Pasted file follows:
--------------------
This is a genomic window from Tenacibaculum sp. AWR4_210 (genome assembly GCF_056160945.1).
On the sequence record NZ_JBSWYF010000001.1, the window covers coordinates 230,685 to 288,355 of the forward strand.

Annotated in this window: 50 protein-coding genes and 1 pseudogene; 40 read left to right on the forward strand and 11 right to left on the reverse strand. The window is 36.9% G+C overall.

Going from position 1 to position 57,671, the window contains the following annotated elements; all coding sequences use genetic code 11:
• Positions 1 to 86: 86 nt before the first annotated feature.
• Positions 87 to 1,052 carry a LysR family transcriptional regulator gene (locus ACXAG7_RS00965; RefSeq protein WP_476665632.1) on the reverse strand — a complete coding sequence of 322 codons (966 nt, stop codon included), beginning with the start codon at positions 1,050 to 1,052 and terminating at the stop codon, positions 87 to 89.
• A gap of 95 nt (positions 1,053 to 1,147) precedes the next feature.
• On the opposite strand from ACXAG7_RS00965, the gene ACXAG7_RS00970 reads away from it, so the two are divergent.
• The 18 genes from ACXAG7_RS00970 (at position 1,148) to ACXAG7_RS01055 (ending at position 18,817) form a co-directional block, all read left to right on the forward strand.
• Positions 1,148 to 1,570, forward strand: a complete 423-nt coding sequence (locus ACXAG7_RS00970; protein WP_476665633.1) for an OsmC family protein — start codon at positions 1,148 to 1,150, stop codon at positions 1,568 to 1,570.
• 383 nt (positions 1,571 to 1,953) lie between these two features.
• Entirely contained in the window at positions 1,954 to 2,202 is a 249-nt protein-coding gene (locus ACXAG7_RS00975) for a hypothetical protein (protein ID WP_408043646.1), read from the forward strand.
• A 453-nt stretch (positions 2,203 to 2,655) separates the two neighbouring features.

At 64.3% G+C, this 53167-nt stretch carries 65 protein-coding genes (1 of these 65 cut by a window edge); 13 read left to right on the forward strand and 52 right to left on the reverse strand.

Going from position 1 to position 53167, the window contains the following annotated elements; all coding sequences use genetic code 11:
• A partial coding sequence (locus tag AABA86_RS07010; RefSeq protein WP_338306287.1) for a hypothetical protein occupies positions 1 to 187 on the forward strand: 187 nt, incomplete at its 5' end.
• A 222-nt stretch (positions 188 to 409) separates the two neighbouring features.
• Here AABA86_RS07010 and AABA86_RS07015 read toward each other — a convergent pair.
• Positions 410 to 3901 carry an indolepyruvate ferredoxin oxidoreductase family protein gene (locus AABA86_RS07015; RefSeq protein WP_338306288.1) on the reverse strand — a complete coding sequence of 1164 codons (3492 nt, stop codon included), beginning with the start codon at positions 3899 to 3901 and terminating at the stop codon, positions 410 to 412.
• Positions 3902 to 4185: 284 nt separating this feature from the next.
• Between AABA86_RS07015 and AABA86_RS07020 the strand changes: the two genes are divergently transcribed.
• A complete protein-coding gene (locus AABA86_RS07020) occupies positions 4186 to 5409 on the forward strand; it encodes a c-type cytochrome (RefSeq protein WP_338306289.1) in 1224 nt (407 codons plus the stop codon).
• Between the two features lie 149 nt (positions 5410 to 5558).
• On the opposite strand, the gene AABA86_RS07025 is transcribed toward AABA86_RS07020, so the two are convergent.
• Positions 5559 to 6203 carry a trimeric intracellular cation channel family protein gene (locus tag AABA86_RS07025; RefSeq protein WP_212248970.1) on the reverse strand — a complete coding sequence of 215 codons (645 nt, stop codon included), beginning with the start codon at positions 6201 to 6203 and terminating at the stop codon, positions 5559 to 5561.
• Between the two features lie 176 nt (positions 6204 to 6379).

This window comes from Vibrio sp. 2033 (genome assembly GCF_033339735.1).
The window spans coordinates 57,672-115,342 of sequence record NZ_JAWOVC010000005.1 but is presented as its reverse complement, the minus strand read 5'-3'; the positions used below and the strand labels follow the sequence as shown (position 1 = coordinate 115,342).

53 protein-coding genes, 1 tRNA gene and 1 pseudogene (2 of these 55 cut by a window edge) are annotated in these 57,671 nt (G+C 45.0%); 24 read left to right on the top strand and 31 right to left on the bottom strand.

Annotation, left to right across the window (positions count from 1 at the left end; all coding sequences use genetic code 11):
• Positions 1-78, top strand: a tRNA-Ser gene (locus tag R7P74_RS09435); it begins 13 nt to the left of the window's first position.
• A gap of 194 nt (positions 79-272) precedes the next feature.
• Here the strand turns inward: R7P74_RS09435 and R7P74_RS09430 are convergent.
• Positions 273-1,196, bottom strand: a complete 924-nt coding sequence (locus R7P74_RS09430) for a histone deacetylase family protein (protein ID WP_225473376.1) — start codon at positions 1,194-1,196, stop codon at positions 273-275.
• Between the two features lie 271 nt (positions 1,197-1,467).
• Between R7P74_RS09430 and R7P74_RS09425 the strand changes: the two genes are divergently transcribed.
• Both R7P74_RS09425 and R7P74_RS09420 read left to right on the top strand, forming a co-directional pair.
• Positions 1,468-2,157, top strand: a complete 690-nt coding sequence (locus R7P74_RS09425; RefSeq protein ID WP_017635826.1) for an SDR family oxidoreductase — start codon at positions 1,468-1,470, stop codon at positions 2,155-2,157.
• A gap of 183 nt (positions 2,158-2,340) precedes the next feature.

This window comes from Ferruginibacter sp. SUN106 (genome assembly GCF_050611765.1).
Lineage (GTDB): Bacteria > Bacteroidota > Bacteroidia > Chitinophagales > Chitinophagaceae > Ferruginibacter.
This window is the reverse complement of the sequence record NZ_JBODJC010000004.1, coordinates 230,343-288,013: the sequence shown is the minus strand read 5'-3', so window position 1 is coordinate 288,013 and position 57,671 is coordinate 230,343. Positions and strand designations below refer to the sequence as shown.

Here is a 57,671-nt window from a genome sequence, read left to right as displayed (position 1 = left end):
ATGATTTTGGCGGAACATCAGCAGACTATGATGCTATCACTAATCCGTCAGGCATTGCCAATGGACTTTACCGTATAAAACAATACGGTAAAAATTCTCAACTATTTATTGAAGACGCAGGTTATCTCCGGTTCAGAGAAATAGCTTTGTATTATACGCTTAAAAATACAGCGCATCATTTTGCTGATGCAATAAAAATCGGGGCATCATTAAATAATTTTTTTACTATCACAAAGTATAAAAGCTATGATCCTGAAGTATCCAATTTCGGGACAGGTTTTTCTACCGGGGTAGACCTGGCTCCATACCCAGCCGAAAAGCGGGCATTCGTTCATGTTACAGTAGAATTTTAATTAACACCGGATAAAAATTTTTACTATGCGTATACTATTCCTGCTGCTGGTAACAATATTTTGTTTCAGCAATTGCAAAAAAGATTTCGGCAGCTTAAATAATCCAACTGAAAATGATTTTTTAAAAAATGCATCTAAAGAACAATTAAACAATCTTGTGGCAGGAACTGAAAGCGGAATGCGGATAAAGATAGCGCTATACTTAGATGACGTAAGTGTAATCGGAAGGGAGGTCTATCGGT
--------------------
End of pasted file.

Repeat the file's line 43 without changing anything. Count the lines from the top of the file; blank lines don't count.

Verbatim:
Here is a 57,671-nt window from a genome sequence, read left to right as displayed (position 1 = left end):